Antimicrobial Stewardship: Optimization of Antibiotic Practices (CME)
This course will offer a practical approach to prescribing antibiotic therapy and development of antimicrobial stewardship across all specialties and settings.
Antibiotics are among the most frequently prescribed classes of drugs and it is estimated that approximately 50% of antibiotic use, in both the outpatient and inpatient settings, is inappropriate. At the same time, in contrast to any other class of drugs, every antibiotic use has a potential public health consequence – inappropriate use may not harm only the individual patient, but contributes to societal harm by exerting an unnecessary selective pressure that may lead to antibiotic resistance among bacteria. This course will offer a number of illustrative cases, recognizable to the practicing physician in his or her practice to engage the learners in the thought processes that lead to optimal decision making, improved outcomes of individual patients, and harm reduction vis-a-vis the bacterial ecology.
- Develop skills to apply IDSA guidelines in treating infections such as acute rhino-sinusitis, and acute bronchitis.
- Apply evidence based antibiotic management to treat sepsis.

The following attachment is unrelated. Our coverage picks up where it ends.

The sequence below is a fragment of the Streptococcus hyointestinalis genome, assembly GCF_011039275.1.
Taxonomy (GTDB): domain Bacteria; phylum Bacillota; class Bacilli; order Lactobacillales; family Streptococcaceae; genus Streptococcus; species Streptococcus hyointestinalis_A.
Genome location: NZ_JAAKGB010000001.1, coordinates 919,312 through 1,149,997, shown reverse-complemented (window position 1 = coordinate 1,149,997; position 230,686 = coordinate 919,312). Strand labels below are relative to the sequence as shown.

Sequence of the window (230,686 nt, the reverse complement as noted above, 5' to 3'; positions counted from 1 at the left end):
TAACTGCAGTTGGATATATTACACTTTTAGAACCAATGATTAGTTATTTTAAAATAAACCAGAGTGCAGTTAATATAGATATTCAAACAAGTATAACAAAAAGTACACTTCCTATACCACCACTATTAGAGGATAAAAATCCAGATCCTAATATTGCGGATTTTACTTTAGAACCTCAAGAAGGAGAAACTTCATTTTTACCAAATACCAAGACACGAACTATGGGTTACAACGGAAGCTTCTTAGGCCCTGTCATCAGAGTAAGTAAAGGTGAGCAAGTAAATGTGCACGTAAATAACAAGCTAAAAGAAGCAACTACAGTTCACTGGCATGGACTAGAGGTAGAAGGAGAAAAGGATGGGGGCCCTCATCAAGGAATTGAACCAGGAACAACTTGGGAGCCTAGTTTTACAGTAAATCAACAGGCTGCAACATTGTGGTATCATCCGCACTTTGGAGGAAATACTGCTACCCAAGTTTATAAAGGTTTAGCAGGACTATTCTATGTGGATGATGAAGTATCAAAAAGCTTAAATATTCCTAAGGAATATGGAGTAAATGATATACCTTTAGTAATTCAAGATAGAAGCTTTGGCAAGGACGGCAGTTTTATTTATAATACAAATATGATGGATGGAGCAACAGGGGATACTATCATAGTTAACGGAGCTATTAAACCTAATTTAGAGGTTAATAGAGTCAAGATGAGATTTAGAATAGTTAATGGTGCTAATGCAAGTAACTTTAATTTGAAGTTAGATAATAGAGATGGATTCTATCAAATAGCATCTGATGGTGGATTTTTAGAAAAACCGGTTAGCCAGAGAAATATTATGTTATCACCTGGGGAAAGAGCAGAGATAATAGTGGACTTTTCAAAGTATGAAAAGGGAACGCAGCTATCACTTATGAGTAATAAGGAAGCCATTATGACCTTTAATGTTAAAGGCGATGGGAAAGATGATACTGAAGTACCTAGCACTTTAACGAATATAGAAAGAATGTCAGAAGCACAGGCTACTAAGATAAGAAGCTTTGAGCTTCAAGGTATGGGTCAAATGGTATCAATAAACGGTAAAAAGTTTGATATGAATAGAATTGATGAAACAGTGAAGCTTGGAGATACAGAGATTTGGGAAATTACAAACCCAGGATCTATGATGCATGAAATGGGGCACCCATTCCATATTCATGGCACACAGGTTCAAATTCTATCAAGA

- Implement principles of antimicrobial stewardship in your practice.
The Stanford University School of Medicine is accredited by the Accreditation Council for Continuing Medical Education (ACCME) to provide continuing medical education for physicians.
- Introduction and Pre-course Assessment
- Unit 1: Mechanisms of Microbial Resistance
- Unit 2: Appropriate Pharmacotherapy
- Unit 3: ASP in Special Settings
- Unit 4: Components of an Effective ASP
- Unit 5: Implementing an Effective ASP
- Unit 6: Beyond Culture and Sensitivity: the future of ASP, Microbiology and Infection Control
Videos by leading experts in the field will provide up to date scientific information and case studies will engage learners in the educational process. Quizzes will facilitate better integration of the information into strategies to apply in practice.